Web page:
I’m probably one of the most “schooled” persons I know. I’m not saying that I’m smarter, I’m just saying I spent more time in a school of one sort or another for longer than anyone I know. I went to school from age 4-28 non-stop. Then from age 29-31, and then from 33-37. So basically 32 out of 38 years. I’ve taken quite a few classes at the university level as one might imagine, and I’ve even taken world religion classes. I find it funny though that with all the classes I’ve taken, I really don’t know a whole hell of a lot. It is only now that I am learning that the path that I have set out for myself, and that which I have stumbled upon through misadventure and serendipity just happens to seemingly coincide with Buddhism. I’m not “converting” to Buddhism, or any other religion for that matter, I just find it odd that Buddhism seems to describe what I’ve been learning on my own.

Basic Beliefs in Buddhism:

The Buddha did not try to explain whether there was an ultimate God or not, or what the proper rituals and sacrifices were to achieve oneness with God. Instead, he taught that we must strive through our own efforts to achieve liberation from anguish and suffering. The Buddha espoused an easily understood philosophy, based on the Four Noble Truths:

  • The first Noble Truth is that all impermanent objects and beings are subject to suffering. (From what I’ve read in other sources, suffering here isn’t a perfect translation, “Disquiet, Absence of Harmony, Lack of Balance, Ill-ease would be more appropriate)
  • The second truth is that the arising of suffering comes from our own ignorance and attachment to impermanence.
  • The third truth is the realization that there is an end to this suffering and anguish, and that end is the knowledge of the ultimate reality.
  • The fourth Noble Truth is that the Eightfold Path is the way to achieving this ultimate reality. The Eightfold Path consists of the following:
  1. Developing Right View or Right Understanding. This means knowing and understanding the Four Noble Truths.
  2. Right Thinking or Right Aim, meaning to strive for Perfect Wisdom, or the understanding of ultimate reality. The goal should be to overcome delusion and achieve freedom of mind.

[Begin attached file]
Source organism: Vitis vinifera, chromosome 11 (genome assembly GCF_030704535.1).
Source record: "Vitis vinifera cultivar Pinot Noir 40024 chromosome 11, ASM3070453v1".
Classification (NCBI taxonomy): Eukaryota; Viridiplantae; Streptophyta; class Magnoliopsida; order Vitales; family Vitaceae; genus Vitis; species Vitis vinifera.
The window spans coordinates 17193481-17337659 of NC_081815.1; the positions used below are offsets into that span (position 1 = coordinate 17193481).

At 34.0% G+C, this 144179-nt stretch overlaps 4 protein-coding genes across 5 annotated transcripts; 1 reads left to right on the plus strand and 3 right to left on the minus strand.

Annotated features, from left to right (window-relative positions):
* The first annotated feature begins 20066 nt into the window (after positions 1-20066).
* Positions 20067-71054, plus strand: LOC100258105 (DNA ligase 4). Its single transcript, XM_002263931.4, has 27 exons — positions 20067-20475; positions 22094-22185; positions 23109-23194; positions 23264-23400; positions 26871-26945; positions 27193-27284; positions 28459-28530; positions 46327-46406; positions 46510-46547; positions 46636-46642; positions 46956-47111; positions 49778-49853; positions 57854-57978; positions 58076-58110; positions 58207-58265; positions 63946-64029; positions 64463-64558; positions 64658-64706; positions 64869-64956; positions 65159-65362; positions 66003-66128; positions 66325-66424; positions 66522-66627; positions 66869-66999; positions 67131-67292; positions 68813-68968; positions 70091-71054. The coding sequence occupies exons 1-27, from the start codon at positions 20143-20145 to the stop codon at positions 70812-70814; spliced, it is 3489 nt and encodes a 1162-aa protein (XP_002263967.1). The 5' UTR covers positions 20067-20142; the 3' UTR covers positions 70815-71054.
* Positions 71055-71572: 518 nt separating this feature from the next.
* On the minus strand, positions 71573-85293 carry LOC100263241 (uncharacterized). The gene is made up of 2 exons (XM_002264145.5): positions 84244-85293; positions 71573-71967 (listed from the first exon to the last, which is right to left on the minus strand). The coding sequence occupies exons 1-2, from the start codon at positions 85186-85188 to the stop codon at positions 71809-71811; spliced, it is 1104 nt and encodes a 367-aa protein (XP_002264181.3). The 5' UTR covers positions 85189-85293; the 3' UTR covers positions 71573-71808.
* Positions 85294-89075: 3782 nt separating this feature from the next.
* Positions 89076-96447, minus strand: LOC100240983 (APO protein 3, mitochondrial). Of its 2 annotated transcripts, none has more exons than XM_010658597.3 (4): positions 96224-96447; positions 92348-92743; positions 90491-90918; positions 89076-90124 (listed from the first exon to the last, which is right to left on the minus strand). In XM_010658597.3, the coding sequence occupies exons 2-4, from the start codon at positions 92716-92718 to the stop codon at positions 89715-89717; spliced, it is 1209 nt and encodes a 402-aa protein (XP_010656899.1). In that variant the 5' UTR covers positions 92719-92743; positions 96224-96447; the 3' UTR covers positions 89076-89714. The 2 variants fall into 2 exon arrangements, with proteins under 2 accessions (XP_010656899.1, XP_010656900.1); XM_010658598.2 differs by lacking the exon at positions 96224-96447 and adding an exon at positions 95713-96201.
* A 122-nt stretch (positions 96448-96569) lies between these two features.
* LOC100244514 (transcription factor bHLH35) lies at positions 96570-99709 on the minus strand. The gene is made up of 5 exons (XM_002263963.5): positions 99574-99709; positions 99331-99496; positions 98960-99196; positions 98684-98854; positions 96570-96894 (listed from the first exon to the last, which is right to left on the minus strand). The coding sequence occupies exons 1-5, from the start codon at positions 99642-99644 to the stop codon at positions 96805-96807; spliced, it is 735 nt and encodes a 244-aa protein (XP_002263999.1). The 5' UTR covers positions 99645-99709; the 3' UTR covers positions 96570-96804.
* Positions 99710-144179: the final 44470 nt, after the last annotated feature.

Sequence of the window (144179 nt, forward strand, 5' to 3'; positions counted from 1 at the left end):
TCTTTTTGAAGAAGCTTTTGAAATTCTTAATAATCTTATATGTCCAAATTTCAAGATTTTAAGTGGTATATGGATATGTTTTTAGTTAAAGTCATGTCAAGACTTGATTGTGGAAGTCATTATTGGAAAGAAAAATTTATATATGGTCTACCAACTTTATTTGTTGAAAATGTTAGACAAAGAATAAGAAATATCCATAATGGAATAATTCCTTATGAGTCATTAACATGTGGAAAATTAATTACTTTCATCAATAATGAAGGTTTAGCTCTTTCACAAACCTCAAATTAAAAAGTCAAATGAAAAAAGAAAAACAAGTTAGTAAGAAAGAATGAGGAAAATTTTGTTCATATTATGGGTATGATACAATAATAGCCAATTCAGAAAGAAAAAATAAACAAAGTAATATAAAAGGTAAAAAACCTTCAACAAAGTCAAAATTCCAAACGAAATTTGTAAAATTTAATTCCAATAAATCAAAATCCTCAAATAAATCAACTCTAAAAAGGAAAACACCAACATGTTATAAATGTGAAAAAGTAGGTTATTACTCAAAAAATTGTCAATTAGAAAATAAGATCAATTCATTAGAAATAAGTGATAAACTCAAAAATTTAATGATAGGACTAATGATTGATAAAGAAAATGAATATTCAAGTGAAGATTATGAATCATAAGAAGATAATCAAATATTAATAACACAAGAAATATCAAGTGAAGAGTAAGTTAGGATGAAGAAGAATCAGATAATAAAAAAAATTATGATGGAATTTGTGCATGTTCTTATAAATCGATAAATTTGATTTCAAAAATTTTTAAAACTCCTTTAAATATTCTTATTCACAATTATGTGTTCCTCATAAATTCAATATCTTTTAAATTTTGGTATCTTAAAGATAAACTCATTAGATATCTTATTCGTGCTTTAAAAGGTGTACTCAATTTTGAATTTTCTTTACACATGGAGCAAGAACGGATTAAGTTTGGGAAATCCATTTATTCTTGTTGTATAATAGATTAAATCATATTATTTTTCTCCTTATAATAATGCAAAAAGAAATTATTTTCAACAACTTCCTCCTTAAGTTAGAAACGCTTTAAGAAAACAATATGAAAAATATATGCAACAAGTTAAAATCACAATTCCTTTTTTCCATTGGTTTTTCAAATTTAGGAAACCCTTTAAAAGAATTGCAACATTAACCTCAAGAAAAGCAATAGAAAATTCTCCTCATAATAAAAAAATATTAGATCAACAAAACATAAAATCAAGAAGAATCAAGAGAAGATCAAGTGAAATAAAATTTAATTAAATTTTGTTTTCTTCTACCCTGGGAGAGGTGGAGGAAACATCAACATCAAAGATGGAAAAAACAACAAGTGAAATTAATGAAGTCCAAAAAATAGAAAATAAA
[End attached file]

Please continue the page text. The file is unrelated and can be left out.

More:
3. Adhering to Right Speech, meaning to refrain form lying, slander, perjury, or hurtful speech.
  4. Right Action. To avoid taking the life of or killing any living creature. To abstain from stealing and sensual or sexual misconduct (Here this has been variously understood as anything hurtful- either self or other inflicted). To abstain from all hurtful or vengeful acts.
  5. The fifth part is Right Living, which means to abstain from all evil ways of living; to abstain from all evil methods of livelihood. (If you hurt the earth with poisons, pollute the waters, etc.)
  6. Right Effort, which means to conquer all hurtful, vengeful or evil states of mind they may have already arisen, and to develop and maintain good states of mind. Such states of mind would include loving kindness for all beings, compassion and pity for all creatures, sympathetic joy and equanimity.
  7. Right Mindfulness. This means to cultivate dispassion, detachment, calm, tranquility, and indifference to all that is impermanent and, thus, not of the ultimate reality. To disregard all that is perceived, remaining dispassionate from both the pleasures as well as the pains arising from the creation of senses and sensuality.
  8. The eighth part is Right Concentration, which means to develop one-pointedness of mind through intense meditation and reflection.

I don’t know what the future holds, but I find it somewhat comforting that I have come to these realizations on my own, and then to have them confirmed by so many other people in their own way and along their own paths, is somewhat comforting.